• Friday, July 19, 2024
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BusinessDay

Safeguarding the Nigerian child

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Education starts from the cradle; little wonder catching children young with quality education remains a veritable tool to lifelong development. As the future of a nation’s socio-economic and political life lies on the quality of children’s education, a shaky educational foundation will impact negatively on their lives when they become adults.

Many Nigerian children have no opportunity to experience the much needed early childhood education. The magnitude of the problems facing education at the basic level in Nigeria is reflected in the 2012 Education for All (EFA) Global Monitoring Report which revealed that 10.5 million Nigerian children are out of school.

Reports show that many Nigerian children do not attend school because their labour is needed to either help at home or bring additional income into the family, just as many families are unable to cope with associated costs of sending their children to school such as uniforms, textbooks, transportation, feeding among others.

Data obtained from United Nations Children Fund (UNICEF) show that 40 percent of Nigerian children aged 6-11 do not attend any primary school with the Northern region recording the lowest school attendance rate in the country, particularly for girls.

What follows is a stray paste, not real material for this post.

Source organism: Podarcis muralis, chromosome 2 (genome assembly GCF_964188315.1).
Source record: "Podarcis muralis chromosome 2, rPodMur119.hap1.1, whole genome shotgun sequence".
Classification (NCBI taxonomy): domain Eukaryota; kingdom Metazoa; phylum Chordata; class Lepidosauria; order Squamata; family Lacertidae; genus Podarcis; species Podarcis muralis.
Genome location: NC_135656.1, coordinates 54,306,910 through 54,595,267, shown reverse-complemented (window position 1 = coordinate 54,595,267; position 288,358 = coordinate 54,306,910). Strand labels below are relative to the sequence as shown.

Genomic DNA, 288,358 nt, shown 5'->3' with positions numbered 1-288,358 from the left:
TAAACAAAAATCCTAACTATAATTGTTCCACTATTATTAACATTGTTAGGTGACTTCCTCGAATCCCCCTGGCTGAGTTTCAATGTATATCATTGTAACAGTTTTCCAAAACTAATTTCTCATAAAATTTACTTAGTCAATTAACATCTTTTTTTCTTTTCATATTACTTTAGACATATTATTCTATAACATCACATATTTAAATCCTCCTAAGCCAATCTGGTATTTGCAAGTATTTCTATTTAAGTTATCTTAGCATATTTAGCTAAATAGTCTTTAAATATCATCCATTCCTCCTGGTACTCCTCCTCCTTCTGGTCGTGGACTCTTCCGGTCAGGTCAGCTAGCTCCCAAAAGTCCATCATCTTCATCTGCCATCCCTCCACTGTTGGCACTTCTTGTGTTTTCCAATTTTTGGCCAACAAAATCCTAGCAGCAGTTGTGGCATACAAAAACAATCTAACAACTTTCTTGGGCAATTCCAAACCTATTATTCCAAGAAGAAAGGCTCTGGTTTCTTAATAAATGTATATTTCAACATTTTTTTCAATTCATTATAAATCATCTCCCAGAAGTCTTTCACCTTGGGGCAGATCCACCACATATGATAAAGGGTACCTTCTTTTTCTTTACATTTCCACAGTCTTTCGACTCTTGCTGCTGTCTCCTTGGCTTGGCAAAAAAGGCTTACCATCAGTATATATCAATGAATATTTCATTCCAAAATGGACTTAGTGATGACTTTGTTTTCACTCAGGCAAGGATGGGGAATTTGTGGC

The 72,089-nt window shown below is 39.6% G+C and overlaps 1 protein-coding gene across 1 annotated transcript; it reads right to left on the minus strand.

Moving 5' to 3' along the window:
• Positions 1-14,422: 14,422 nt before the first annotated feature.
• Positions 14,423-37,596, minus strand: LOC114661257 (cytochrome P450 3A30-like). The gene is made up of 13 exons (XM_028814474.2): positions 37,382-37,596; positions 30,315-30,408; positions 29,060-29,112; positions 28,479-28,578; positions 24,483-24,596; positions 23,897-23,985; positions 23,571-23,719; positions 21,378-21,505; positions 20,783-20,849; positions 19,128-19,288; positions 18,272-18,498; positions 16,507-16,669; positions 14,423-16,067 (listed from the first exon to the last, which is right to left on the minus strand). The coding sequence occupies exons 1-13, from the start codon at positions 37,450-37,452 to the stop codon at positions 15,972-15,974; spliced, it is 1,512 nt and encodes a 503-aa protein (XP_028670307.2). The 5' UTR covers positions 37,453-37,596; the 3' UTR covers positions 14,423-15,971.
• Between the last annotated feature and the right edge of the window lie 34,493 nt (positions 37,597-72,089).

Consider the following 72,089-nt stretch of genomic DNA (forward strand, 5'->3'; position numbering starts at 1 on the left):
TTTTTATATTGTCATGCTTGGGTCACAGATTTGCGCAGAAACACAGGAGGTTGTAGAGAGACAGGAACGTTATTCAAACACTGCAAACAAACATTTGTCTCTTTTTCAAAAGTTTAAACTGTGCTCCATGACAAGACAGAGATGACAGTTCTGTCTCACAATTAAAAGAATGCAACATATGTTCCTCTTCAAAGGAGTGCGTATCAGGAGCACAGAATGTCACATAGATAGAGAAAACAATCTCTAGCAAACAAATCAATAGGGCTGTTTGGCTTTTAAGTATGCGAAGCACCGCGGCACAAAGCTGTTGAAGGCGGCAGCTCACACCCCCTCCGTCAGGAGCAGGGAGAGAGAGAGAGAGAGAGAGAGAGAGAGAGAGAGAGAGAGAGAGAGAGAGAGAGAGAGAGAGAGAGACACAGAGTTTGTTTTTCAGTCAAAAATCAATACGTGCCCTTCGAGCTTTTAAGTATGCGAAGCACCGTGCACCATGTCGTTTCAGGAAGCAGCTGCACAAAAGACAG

It further showed that 30 percent of pupils drop out of primary school and only 54 percent transit to Junior Secondary Schools with the reason for this low completion rate traceable to child labour, economic hardship and early marriage for girls.

With Nigeria’s exponential growth in population putting immense pressure on the nation’s resources and overstretching public services and infrastructure, children less than 15 years of age account for about 45 percent of the country’s population, have a fair share of the current impasse, thereby putting an overwhelming burden on education and other sectors.

Despite government’s efforts through the implementation of the free Universal Basic Education (UBE) Act passed into law in 2004 to fight illiteracy and extend basic education opportunities to all Nigerian children in the country, it has done enough to reduce the stress on the educational system.

The Child’s Rights Act was passed into law in 2003; unfortunately, it is yet to be implemented in most states in the country. The law stipulates penalties for parents who disobey the provisions of the Act, especially as it pertains to the menace of street begging, child labour, child trafficking and other child-related misdemeanour.

We believe that Nigeria, having ratified and acceded to tenets of United Nations Convention on the Rights of the Child, is saddled with the moral burden of caring for its less-privileged children. Government should devise more pro-active ways of monitoring the performance of the Universal Basic Education Commission (UBEC).

Various committees of the National Assembly and state assemblies charged with the responsibility of overseeing the Ministry of Education should be alive to their responsibilities. State governments are implored to invest in educational infrastructure development.

Every Nigerian child should be given this constitutional right. Free and compulsory education is not a privilege; it is the right of every child. And where this right is denied children, the society as a whole suffers. The next generation should be saved from itself.